Navy: Cyber resilience also means having a plan to operate without a network

Defending the Navy's networks in cyberspace isn't always about leveraging the latest innovative technology. Sometimes, it's about knowing how to restore a system manually in the physical domain, according to Rear Adm. Danelle Barrett, director of the Navy Cyber Security Division in the Office of the Chief of Naval Operations.

"You're never going to have an impenetrable network, that is a fool's errand. You will have the ability to fight through the hurt, and that's where we focus our effort in the Navy," she said during a panel discussion at the annual C4ISRNET Conference on May 3. That ability will often require nontechnical solutions.

"That involves making sure commanders — operational commanders — understand: What is our no-fail mission? Not our cyber mission — our no-fail mission," such as missile defense or disaster relief, Barrett explained. "Then: What's the cyber key terrain that supports that mission and needs to be 100 percent reliable or resilient in a way that you can operate through hurt?"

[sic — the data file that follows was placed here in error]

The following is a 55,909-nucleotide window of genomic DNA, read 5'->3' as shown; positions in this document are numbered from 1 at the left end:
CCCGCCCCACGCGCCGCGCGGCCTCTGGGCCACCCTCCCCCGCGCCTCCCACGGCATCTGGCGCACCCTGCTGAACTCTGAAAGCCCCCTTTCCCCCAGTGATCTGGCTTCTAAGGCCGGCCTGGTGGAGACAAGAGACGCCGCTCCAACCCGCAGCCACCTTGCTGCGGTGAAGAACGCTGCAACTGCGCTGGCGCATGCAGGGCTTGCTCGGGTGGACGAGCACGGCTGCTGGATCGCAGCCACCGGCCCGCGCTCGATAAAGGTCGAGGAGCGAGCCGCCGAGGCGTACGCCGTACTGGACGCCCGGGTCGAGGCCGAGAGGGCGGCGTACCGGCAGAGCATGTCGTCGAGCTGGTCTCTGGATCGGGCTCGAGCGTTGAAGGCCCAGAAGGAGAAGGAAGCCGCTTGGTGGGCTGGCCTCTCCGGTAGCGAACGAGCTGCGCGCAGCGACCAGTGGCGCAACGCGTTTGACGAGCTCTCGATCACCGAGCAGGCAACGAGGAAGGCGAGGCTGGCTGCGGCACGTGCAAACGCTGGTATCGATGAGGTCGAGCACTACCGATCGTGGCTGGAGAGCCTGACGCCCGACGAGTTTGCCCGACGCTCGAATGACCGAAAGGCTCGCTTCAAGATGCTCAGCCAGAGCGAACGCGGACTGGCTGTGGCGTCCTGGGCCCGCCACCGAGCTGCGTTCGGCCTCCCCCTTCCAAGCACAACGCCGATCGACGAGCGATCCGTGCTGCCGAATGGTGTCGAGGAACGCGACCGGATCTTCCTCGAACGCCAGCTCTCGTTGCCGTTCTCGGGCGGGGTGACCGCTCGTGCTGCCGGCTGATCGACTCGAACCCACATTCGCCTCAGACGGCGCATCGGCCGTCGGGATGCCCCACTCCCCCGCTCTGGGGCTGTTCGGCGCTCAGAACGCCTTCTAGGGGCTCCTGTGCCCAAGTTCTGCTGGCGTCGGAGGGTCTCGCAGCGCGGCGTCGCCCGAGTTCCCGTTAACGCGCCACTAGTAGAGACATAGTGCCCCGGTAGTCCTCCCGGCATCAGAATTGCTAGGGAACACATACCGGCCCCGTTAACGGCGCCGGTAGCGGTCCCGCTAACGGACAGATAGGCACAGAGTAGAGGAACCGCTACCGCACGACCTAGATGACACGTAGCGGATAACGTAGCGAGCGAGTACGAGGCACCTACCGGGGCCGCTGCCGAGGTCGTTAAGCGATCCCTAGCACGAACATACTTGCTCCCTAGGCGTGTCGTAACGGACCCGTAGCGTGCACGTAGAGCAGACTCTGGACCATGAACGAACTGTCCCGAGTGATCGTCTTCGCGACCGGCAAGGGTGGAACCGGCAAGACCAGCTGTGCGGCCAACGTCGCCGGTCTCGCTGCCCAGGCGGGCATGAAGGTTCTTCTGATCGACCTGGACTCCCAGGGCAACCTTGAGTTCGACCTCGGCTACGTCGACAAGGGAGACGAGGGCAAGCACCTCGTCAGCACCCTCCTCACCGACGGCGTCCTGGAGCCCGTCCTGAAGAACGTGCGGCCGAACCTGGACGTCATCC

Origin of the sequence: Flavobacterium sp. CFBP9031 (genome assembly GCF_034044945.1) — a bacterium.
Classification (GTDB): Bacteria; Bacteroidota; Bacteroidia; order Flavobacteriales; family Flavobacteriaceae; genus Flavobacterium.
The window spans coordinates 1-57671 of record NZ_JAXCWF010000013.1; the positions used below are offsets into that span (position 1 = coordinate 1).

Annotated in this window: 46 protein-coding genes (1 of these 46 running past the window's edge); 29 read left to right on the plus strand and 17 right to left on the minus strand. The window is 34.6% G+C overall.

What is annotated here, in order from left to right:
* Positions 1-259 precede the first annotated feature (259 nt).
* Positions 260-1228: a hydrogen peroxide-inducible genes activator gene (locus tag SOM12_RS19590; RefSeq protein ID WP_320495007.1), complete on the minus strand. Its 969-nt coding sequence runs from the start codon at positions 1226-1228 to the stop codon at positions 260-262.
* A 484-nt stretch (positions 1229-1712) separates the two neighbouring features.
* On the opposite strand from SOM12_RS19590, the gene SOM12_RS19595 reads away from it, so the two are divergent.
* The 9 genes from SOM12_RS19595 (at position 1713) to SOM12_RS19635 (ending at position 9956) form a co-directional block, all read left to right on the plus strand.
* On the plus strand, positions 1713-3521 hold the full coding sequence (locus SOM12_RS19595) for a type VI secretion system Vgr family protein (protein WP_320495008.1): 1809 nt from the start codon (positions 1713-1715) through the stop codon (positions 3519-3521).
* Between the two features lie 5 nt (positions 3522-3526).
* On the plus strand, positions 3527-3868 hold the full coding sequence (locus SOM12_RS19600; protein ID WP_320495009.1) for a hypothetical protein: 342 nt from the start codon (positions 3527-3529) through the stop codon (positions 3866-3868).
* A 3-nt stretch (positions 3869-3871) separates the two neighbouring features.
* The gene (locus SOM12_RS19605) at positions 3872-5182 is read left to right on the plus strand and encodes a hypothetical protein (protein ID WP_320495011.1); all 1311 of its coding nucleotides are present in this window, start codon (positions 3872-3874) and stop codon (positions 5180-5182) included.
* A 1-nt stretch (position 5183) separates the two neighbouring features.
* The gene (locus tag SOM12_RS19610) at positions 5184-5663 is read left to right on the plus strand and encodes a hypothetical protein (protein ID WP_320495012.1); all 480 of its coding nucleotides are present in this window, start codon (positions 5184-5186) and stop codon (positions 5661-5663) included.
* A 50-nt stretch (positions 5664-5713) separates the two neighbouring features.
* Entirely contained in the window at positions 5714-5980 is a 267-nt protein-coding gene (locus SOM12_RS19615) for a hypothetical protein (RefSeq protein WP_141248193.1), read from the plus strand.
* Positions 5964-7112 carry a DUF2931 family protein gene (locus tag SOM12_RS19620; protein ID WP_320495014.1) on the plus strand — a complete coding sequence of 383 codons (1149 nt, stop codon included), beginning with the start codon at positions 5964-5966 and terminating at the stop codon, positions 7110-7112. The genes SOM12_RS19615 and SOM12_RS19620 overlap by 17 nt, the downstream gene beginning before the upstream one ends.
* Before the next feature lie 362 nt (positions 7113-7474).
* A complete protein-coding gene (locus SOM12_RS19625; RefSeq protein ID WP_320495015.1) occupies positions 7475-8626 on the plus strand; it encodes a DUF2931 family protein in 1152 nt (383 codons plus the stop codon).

Once those areas are identified, a mature cyber support team should have plans in place for any eventuality, including total loss of the network. That also includes making sure commanders understand what resiliency should mean to them.

"It could mean: Today, you don’t have your network, not for a couple hours during an exercise. But what if you don’t have any for a month? And you’ve built all your processes around being reliant on your data that way?" Barrett said. "How are you then employing processes that are not technology to work around that and get your no-fail mission done without your network?"

"By identifying our cyber key terrain, we’re able to identify where to put our resources and where to put our highest levels of readiness to support those no-fail missions. For us in Navy, that’s been a big emphasis."

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